How different helicase families with a conserved catalytic 'helicase core' evolved to function on varied RNA and DNA substrates by diverse mechanisms remains unclear. In this study, we used Mss116, a yeast DEAD-box protein that utilizes ATP to locally unwind dsRNA, to investigate helicase specificity and mechanism. Our results define the molecular basis for the substrate specificity of a DEAD-box protein. Additionally, they show that Mss116 has ambiguous substrate-binding properties and interacts with all four NTPs and both RNA and DNA. The efficiency of unwinding correlates with the stability of the 'closed-state' helicase core, a complex with nucleotide and nucleic acid that forms as duplexes are unwound. Crystal structures reveal that core stability is modulated by family-specific interactions that favor certain substrates. This suggests how present-day helicases diversified from an ancestral core with broad specificity by retaining core closure as a common catalytic mechanism while optimizing substrate-binding interactions for different cellular functions.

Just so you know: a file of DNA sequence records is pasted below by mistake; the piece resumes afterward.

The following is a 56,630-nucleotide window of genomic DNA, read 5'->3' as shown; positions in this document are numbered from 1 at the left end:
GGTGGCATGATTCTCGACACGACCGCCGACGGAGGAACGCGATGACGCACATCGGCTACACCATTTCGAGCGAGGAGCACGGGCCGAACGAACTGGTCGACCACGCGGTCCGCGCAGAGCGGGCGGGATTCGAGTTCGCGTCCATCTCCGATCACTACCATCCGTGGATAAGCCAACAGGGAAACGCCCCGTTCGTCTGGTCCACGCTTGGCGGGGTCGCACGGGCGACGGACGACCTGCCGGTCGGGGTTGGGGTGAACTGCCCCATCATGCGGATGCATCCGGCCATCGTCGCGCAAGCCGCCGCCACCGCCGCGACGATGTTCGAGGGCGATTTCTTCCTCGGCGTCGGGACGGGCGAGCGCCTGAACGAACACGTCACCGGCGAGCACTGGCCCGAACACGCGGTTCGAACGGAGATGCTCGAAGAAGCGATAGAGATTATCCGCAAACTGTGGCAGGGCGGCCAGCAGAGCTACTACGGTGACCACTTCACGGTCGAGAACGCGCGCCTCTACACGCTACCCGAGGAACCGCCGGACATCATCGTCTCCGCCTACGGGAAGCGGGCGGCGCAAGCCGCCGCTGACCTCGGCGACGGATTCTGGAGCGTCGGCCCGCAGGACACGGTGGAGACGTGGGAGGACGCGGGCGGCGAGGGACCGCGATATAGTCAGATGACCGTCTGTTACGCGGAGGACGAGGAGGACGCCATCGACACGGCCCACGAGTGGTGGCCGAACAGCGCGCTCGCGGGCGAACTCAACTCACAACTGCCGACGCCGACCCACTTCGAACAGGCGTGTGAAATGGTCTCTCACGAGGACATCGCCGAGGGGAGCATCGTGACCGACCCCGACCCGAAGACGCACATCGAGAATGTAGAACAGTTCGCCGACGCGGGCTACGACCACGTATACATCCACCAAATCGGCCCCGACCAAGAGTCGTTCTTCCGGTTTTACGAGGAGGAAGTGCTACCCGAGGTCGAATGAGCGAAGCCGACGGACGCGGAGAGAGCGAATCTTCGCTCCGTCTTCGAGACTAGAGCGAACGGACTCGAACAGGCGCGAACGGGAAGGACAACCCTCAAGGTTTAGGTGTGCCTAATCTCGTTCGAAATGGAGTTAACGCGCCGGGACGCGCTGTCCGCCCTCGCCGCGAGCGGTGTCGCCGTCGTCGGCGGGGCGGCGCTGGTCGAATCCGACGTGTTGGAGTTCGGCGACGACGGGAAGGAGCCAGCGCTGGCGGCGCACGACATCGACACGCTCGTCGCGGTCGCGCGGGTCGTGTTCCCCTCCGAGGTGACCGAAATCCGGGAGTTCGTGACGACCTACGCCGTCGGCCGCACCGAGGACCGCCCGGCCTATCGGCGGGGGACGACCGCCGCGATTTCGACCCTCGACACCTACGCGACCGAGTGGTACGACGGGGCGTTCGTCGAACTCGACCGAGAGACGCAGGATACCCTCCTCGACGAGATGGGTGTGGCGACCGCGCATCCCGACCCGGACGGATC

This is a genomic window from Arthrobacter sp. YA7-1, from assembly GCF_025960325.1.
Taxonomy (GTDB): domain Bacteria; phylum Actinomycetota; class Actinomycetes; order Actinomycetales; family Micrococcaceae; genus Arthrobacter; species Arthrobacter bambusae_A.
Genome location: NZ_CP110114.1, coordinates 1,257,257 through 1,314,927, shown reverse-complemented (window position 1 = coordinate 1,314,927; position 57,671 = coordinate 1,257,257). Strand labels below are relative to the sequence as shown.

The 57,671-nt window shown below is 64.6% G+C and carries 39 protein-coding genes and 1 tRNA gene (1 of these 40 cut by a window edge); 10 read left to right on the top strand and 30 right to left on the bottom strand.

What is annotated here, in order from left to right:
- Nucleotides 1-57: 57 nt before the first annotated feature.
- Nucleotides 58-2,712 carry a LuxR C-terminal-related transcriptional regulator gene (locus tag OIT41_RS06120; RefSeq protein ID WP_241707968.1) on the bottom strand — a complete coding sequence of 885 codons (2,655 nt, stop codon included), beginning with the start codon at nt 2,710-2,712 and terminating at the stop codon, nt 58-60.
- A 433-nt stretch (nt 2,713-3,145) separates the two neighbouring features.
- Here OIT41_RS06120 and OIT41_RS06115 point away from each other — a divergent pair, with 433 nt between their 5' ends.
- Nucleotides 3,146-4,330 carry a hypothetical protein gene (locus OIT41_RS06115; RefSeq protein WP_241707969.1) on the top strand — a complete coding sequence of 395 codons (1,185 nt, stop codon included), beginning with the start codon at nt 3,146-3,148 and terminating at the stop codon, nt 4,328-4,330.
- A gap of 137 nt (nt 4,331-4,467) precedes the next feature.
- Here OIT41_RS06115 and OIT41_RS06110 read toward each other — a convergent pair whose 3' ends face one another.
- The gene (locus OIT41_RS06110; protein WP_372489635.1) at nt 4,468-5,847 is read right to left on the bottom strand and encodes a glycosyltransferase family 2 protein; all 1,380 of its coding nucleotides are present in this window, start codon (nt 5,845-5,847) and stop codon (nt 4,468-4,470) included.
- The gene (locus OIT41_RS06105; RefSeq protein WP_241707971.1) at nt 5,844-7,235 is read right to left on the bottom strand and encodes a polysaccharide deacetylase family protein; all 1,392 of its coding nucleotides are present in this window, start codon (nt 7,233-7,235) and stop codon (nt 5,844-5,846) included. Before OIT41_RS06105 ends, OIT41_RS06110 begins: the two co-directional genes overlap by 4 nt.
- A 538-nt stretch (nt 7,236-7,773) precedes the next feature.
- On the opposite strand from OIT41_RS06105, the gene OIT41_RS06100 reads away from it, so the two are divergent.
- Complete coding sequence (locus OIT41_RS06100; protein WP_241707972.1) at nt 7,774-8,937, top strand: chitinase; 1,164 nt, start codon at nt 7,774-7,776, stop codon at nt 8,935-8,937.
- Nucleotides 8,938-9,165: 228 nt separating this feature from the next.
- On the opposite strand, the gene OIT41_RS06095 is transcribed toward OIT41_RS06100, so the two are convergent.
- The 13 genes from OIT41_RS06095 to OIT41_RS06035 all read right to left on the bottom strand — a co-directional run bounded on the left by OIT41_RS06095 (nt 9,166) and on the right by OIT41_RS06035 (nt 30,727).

Keywords: DEAD-box protein; RNA helicase; RNA unwinding; S. cerevisiae; biochemistry; biophysics; enzyme mechanism; enzyme specificity; molecular evolution; structural biology.